Student landlords renting out small shared homes in Southampton will have to prove they are ‘fit and proper’ to hold a licence under a proposed compulsory registration scheme.
Labour-led Southampton City Council wants to regulate around 6,500 small houses in multiple occupation across the city.
The scheme will involve a blanket citywide ban on opening new small HMOs for three to five students or other tenants sharing a home without a licence.
Landlords will have to pass the ‘fit and proper’ person test and pay £500 for a five year licence per letting property.
They already have to apply for planning permission to rent out any new small HMO.
The council expects to raise £3 million to run the ‘self-financing’ scheme and intends to target landlords with a 15-strong task force who will administer landlords and deal with complaints.
Although the city has many good landlords, the council has also claims some landlords and tenants have had “significant problems” with unsafe properties, poor management and antisocial behaviour.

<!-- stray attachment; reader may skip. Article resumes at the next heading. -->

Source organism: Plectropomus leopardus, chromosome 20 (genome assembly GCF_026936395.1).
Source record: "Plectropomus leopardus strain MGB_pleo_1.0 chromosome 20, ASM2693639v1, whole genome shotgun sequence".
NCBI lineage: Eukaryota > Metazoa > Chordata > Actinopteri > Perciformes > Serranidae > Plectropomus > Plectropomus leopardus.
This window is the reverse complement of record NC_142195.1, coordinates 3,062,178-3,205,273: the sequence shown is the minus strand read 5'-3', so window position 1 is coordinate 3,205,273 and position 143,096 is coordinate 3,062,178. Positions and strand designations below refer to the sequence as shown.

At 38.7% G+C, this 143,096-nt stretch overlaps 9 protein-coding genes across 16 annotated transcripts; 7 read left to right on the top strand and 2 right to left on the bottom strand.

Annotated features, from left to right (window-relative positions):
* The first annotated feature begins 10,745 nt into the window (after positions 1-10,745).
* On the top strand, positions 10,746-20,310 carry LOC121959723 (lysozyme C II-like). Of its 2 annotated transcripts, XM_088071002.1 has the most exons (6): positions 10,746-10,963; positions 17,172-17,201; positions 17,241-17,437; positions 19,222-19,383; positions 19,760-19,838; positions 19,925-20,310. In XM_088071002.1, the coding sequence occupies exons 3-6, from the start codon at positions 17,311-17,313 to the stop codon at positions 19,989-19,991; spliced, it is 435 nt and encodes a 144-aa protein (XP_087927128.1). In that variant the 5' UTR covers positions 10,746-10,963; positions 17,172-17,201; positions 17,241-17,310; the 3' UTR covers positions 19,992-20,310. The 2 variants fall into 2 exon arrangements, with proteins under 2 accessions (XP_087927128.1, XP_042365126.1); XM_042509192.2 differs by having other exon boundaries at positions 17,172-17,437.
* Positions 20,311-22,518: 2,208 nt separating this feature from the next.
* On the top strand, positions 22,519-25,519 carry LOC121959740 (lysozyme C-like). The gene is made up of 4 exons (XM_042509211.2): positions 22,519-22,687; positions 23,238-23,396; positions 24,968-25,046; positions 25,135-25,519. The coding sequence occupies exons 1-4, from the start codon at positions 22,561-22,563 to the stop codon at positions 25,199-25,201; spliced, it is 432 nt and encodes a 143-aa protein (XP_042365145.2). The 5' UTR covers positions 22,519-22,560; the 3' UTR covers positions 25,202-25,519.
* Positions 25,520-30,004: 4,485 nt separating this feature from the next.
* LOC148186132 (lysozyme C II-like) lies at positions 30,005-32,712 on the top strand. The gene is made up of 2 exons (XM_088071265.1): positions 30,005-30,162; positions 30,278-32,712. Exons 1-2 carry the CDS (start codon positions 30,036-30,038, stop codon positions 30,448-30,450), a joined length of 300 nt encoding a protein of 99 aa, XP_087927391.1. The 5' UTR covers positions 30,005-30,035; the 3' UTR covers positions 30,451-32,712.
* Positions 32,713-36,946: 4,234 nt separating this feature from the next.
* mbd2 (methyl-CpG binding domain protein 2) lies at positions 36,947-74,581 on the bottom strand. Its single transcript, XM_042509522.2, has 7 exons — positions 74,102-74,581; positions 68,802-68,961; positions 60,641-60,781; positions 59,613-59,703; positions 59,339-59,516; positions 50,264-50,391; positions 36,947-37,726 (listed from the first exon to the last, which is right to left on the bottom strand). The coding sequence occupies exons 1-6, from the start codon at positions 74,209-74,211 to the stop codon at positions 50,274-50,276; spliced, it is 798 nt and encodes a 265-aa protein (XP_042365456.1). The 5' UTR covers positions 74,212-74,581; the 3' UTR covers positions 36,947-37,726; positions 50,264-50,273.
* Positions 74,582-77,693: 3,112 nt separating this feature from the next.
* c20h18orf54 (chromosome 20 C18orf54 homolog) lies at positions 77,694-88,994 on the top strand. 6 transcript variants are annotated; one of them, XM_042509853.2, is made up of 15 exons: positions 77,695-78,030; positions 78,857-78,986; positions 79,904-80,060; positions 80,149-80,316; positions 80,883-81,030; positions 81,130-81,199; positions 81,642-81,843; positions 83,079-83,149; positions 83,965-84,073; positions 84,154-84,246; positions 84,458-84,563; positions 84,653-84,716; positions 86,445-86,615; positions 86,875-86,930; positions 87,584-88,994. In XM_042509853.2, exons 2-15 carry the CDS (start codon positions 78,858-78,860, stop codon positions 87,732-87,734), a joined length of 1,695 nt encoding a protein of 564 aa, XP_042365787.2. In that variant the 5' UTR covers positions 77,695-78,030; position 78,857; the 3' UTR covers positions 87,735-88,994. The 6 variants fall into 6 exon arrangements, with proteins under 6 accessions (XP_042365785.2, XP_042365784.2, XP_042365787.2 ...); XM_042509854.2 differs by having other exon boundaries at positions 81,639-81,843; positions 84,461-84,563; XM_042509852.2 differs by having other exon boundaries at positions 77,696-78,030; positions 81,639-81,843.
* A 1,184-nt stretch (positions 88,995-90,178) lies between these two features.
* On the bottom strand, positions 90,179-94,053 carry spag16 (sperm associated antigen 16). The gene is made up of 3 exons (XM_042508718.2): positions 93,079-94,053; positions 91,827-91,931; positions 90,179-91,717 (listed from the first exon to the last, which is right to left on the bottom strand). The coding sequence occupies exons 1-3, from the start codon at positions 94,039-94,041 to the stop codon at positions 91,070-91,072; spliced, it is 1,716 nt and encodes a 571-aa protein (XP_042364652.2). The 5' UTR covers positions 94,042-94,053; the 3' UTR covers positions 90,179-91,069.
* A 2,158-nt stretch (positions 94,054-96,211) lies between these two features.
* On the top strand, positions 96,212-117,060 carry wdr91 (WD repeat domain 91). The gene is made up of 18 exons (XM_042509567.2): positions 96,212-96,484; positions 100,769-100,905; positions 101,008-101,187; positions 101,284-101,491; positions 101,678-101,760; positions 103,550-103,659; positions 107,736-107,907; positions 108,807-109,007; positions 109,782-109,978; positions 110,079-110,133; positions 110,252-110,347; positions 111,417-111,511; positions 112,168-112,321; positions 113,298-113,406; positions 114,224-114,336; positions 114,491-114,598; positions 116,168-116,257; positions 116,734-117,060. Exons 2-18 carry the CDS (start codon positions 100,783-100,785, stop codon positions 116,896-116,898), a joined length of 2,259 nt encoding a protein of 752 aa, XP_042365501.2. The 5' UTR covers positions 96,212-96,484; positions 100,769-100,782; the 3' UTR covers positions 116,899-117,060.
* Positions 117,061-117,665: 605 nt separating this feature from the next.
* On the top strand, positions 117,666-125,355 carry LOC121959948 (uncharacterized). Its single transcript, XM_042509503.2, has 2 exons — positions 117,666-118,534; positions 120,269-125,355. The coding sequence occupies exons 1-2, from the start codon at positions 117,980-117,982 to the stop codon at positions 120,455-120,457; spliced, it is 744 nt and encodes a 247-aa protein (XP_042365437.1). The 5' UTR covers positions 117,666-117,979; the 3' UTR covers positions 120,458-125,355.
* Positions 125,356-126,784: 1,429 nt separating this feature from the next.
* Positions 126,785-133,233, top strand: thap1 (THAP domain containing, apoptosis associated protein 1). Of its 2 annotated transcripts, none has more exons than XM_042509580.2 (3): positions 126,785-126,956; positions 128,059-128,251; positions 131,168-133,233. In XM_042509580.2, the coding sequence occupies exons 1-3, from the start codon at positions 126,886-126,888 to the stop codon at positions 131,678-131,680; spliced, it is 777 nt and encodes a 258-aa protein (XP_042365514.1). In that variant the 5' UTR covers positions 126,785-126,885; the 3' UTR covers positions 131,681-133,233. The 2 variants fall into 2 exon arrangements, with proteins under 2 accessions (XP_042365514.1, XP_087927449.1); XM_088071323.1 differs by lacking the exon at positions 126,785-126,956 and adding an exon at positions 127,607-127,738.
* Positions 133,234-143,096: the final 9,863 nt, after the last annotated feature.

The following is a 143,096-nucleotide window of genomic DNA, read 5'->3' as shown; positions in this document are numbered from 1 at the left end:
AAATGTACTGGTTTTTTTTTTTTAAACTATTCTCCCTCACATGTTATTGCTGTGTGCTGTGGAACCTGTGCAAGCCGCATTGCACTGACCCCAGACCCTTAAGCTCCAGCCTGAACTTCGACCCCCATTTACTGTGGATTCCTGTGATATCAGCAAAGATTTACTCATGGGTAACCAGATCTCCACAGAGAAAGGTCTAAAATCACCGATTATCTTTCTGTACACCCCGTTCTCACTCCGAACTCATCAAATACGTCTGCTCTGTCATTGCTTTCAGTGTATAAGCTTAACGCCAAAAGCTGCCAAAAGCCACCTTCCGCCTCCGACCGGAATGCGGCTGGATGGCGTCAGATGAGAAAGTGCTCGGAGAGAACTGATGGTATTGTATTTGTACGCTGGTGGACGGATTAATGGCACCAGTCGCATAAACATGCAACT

Cabinet member for housing Councillor Warwick Payne said: “Good landlords have nothing to fear and will gain from having a better reputation and aiming for higher standards.
“The aim is to improve neighbourhoods for all residents and we want to consult as widely as possible and take all views into account.”
A 12-week consultation starts on September 3.
Southampton already has an HMO licensing scheme covering nearly 400 houses of three storeys or more, shared by six or more unrelated people.
Roger Bell, of the Southern Landlords’ Association said the license fee was unjustified.
“The cost will be passed onto those least able to pay it who are forced to live in HMOs because they cannot afford anywhere else, not only students,” he said.
Landlord and letting agents also argue rents will rise and some landlords will switch to standard lets, reducing the amount of HMO accommodation in the city.
Ever since the autumn statement in 2016, the potential impact of the tenant
fee ban has received widespread coverage. While many tenants were positive
about the changes it did present the prospect of a major change for the